Mortgage repurchase demands are par for the course in the world of mortgage lending, but they should not be ignored. Before you act, consider the following strategies for handling mortgage repurchase demands.

Mortgage repurchase demands have become quite common across the financial services industry, as investors, trustees and Government-Sponsored Enterprises (GSEs) continue to look for ways to remove defaulting loans from their pools. On the receiving end, reactions run the gamut from ignoring the demands completely to buying back mortgages even where there is no legal obligation to do so. It is important to understand and weigh your legal options before responding to any demands.


After the Great Recession hit, causing widespread defaults, mortgage repurchase demands began to escalate as each buyer attempted to pass defaulting loans back down the chain so as not to be left holding the bag. In many cases, these demands were made years after loans were originated, so they could not qualify as early payment defaults. An industry was thus born to look for (often dubious) grounds to put back otherwise conforming loans, including claims of misrepresentations or other alleged breaches of loan purchase agreements.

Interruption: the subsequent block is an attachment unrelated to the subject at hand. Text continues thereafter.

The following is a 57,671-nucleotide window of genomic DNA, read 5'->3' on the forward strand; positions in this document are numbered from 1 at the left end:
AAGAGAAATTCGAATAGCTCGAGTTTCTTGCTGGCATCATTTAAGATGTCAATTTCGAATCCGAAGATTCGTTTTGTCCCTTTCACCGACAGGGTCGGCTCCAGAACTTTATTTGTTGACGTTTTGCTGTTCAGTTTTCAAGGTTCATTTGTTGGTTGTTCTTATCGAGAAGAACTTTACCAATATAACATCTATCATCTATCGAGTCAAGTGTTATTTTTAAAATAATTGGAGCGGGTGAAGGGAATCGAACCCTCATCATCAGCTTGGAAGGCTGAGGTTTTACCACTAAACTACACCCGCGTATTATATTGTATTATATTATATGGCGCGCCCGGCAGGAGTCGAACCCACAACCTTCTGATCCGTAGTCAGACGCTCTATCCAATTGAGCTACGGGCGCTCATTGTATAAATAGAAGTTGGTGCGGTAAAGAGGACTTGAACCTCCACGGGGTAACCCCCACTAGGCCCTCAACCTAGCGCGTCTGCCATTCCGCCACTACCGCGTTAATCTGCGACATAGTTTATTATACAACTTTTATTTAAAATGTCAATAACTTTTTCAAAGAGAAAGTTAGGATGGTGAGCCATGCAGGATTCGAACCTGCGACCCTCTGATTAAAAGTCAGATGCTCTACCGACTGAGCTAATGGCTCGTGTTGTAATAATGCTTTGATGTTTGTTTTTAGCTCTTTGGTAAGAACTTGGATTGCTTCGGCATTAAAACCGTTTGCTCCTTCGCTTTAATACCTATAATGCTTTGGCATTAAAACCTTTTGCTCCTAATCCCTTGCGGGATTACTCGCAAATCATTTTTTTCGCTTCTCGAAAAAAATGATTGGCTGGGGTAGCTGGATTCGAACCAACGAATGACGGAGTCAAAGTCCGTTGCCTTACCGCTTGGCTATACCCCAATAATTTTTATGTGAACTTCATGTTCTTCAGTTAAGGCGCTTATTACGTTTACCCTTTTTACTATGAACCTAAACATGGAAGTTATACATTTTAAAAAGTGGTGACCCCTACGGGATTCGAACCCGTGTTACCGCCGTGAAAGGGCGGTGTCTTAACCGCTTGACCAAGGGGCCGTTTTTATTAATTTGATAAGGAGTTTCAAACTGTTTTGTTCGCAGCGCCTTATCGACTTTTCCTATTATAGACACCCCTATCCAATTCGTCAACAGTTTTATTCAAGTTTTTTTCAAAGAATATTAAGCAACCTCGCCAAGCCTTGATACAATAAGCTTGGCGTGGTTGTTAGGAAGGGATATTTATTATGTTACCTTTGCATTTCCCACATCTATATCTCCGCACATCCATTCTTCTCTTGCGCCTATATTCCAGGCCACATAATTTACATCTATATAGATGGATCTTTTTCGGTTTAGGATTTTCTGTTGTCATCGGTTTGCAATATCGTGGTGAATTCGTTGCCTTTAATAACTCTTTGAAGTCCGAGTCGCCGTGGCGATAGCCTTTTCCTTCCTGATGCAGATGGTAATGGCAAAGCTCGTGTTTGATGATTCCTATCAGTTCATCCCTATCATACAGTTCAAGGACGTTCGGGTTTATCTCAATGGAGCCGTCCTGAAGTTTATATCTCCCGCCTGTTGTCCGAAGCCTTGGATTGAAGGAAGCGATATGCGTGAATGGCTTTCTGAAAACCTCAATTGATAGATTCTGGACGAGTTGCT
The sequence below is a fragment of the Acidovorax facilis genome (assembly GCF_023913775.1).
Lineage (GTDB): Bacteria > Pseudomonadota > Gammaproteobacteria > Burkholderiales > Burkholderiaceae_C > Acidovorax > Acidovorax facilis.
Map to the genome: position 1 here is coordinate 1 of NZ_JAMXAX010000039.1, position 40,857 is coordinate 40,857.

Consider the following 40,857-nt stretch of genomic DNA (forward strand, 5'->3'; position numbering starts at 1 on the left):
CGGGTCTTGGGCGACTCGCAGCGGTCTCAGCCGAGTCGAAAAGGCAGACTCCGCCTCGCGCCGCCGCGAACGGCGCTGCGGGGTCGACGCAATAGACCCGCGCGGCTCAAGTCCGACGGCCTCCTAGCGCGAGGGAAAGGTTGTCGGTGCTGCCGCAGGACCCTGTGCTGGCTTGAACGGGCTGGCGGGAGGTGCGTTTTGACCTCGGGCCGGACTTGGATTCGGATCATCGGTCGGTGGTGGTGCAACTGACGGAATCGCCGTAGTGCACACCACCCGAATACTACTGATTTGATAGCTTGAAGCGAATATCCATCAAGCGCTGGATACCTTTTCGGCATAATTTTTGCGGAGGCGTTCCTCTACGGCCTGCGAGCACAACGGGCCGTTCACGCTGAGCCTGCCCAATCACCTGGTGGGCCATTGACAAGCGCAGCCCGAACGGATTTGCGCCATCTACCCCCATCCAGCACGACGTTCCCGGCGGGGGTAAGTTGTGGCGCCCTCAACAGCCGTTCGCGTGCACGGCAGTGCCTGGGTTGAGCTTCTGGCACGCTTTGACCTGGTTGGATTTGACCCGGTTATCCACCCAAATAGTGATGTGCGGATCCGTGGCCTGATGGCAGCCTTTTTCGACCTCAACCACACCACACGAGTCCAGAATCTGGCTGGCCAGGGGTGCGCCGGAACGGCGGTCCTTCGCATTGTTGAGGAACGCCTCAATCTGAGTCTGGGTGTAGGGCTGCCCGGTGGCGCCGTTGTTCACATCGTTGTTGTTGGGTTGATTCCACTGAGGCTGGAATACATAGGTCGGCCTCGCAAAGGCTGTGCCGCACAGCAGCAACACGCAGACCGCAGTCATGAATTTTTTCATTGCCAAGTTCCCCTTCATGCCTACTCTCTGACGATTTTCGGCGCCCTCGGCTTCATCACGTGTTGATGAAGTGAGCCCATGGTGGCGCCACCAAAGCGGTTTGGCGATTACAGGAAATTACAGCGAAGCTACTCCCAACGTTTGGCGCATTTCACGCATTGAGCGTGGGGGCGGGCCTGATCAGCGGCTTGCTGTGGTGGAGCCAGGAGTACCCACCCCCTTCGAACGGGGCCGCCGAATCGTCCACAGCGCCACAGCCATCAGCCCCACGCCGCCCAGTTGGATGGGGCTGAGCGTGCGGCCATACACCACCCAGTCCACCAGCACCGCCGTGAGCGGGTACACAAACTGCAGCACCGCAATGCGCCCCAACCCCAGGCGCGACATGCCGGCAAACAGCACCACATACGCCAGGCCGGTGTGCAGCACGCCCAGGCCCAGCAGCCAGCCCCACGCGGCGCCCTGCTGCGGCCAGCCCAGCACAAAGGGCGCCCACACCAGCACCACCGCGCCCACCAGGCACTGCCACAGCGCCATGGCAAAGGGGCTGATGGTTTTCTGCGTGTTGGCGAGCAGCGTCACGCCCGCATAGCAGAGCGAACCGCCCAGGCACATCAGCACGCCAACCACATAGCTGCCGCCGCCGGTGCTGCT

Quick Facts

  • Mortgage repurchase demands are very common. Any client involved in the origination, sale or securitization of mortgages (or that has acquired, insures or manages such a business) is likely to receive mortgage repurchase demands.
  • Often a loan is being put back to the originator or seller only because the purchaser of the loan has itself been presented with a repurchase demand from a private trust or a GSE (such as Fannie Mae).
  • The fact that a loan has been put back by a GSE to a seller in the chain does not mean that the original seller is liable as well. Financial institutions that served as conduits of loans to GSEs may be required to repurchase the loans either for commercial reasons or based on the terms of their agreements with GSEs, which often differ significantly from the terms of their agreements with the seller or originator of that loan.

Your best course of action is to:

  • Determine the proper initial response  Mortgage repurchase demands are common, but they should not be ignored, as at the very least they may have to be reported on your balance sheet. It is important to consider the best initial response, which can include anything from a request for more information to an outright refusal of the claim.
  • Assess the extent of the exposure  In many instances, the applicable statute of limitations can bar claims that are based on defaults or misrepresentations that allegedly occurred years ago. Other defenses based on the particular deal documentation may also be available. Often it is also possible to engage in early settlements to resolve large numbers of claims with little time or legal expense.
  • Evaluate the claims  If early intervention does not resolve the claims, it is important to develop a loan-by-loan (or category-by-category) defense strategy to deal with them as efficiently as possible.
  • Manage the relationship with your auditors  To the extent that claims must be reported, it is helpful to have defense strategies to employ in order to minimize the impact of these demands on your balance sheet.